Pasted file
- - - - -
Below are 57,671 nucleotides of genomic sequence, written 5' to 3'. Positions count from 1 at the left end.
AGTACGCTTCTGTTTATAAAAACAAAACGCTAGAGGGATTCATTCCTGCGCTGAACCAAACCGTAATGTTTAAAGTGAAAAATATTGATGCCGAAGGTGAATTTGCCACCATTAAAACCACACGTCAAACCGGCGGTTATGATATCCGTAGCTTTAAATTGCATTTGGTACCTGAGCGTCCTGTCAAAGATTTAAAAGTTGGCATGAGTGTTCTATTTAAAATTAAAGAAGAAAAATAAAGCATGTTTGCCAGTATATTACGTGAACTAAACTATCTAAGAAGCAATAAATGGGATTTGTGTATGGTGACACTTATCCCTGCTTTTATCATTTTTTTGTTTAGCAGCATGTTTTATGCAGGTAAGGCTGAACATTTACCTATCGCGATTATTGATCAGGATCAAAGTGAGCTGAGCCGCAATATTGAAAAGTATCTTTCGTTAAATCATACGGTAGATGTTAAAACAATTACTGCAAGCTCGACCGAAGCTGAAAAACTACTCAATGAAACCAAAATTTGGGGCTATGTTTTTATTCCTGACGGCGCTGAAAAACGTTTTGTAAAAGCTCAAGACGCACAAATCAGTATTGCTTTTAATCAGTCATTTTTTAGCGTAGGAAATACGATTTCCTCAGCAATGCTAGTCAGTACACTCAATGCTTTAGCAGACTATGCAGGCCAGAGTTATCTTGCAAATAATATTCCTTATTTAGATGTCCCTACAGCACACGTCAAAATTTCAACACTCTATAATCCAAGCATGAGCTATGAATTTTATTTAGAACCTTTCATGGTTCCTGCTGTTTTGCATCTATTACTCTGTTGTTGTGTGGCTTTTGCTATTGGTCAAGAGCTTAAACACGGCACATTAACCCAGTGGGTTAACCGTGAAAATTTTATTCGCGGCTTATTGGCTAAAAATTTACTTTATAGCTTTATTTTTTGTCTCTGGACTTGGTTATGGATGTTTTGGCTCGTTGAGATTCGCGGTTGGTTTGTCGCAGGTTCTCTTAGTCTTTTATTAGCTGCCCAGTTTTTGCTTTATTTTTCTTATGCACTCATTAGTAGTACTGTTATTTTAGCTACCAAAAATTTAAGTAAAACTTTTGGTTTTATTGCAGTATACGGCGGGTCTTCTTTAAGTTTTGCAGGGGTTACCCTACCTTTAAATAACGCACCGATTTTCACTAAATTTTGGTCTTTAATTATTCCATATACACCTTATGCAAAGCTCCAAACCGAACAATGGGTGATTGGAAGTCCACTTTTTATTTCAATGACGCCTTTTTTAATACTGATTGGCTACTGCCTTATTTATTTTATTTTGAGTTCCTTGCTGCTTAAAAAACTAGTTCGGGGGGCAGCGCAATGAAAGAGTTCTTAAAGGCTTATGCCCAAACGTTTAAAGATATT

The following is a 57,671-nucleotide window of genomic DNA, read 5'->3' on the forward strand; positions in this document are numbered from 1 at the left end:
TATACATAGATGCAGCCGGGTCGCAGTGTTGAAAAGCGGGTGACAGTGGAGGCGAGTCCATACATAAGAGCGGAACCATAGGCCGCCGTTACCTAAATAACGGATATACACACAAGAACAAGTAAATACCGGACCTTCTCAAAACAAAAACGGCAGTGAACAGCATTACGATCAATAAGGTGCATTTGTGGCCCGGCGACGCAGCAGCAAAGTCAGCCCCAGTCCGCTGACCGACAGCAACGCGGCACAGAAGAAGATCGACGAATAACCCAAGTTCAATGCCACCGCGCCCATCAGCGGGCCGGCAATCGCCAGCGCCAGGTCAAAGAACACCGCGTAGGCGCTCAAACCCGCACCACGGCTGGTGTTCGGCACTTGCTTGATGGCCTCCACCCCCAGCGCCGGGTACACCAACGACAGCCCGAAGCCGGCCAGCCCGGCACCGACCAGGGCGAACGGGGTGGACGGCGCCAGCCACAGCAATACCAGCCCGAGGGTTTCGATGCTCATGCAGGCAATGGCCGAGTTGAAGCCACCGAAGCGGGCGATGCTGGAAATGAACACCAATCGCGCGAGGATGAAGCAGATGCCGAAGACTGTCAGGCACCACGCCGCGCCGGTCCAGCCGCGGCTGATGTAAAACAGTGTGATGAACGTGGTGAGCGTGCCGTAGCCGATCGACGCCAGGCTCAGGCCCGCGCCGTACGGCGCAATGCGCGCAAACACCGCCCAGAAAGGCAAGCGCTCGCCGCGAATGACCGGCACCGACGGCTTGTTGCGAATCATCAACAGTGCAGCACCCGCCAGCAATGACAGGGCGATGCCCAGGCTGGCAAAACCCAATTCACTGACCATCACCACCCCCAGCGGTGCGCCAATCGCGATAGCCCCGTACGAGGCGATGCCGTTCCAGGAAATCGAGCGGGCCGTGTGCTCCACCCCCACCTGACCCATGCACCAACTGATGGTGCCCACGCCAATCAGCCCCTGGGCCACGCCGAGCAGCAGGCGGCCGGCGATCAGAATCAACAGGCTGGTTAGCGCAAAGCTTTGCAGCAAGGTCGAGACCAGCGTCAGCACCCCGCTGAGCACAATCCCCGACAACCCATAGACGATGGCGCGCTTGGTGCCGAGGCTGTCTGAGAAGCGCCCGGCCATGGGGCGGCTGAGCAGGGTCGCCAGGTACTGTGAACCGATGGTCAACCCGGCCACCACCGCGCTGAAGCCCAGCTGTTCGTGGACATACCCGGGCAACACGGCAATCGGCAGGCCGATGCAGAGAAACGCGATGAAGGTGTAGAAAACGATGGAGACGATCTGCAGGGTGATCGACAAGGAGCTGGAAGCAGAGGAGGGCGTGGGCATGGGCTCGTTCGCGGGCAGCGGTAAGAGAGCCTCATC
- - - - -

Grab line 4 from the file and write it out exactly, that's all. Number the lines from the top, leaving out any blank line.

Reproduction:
TATACATAGATGCAGCCGGGTCGCAGTGTTGAAAAGCGGGTGACAGTGGAGGCGAGTCCATACATAAGAGCGGAACCATAGGCCGCCGTTACCTAAATAACGGATATACACACAAGAACAAGTAAATACCGGACCTTCTCAAAACAAAAACGGCAGTGAACAGCATTACGATCAATAAGGTGCATTTGTGGCCCGGCGACGCAGCAGCAAAGTCAGCCCCAGTCCGCTGACCGACAGCAACGCGGCACAGAAGAAGATCGACGAATAACCCAAGTTCAATGCCACCGCGCCCATCAGCGGGCCGGCAATCGCCAGCGCCAGGTCAAAGAACACCGCGTAGGCGCTCAAACCCGCACCACGGCTGGTGTTCGGCACTTGCTTGATGGCCTCCACCCCCAGCGCCGGGTACACCAACGACAGCCCGAAGCCGGCCAGCCCGGCACCGACCAGGGCGAACGGGGTGGACGGCGCCAGCCACAGCAATACCAGCCCGAGGGTTTCGATGCTCATGCAGGCAATGGCCGAGTTGAAGCCACCGAAGCGGGCGATGCTGGAAATGAACACCAATCGCGCGAGGATGAAGCAGATGCCGAAGACTGTCAGGCACCACGCCGCGCCGGTCCAGCCGCGGCTGATGTAAAACAGTGTGATGAACGTGGTGAGCGTGCCGTAGCCGATCGACGCCAGGCTCAGGCCCGCGCCGTACGGCGCAATGCGCGCAAACACCGCCCAGAAAGGCAAGCGCTCGCCGCGAATGACCGGCACCGACGGCTTGTTGCGAATCATCAACAGTGCAGCACCCGCCAGCAATGACAGGGCGATGCCCAGGCTGGCAAAACCCAATTCACTGACCATCACCACCCCCAGCGGTGCGCCAATCGCGATAGCCCCGTACGAGGCGATGCCGTTCCAGGAAATCGAGCGGGCCGTGTGCTCCACCCCCACCTGACCCATGCACCAACTGATGGTGCCCACGCCAATCAGCCCCTGGGCCACGCCGAGCAGCAGGCGGCCGGCGATCAGAATCAACAGGCTGGTTAGCGCAAAGCTTTGCAGCAAGGTCGAGACCAGCGTCAGCACCCCGCTGAGCACAATCCCCGACAACCCATAGACGATGGCGCGCTTGGTGCCGAGGCTGTCTGAGAAGCGCCCGGCCATGGGGCGGCTGAGCAGGGTCGCCAGGTACTGTGAACCGATGGTCAACCCGGCCACCACCGCGCTGAAGCCCAGCTGTTCGTGGACATACCCGGGCAACACGGCAATCGGCAGGCCGATGCAGAGAAACGCGATGAAGGTGTAGAAAACGATGGAGACGATCTGCAGGGTGATCGACAAGGAGCTGGAAGCAGAGGAGGGCGTGGGCATGGGCTCGTTCGCGGGCAGCGGTAAGAGAGCCTCATC